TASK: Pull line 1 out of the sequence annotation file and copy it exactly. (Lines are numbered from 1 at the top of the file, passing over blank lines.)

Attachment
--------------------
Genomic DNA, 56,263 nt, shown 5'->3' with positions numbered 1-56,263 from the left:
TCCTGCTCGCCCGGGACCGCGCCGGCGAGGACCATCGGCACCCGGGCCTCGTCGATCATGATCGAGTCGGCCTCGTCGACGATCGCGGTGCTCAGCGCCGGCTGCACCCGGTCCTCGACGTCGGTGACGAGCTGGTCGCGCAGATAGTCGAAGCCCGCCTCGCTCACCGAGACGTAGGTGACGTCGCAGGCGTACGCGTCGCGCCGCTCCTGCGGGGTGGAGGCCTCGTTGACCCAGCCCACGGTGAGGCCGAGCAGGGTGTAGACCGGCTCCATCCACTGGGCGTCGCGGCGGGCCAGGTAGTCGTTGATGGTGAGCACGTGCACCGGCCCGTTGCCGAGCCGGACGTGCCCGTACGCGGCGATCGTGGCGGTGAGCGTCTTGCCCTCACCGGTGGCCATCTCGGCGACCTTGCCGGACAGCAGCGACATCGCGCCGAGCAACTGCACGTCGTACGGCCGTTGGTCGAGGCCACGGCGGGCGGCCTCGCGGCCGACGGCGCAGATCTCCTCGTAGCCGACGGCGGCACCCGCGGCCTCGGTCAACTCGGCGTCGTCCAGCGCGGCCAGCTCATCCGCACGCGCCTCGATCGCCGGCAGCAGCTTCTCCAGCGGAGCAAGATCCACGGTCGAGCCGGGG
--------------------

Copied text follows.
Genomic DNA, 56,263 nt, shown 5'->3' with positions numbered 1-56,263 from the left: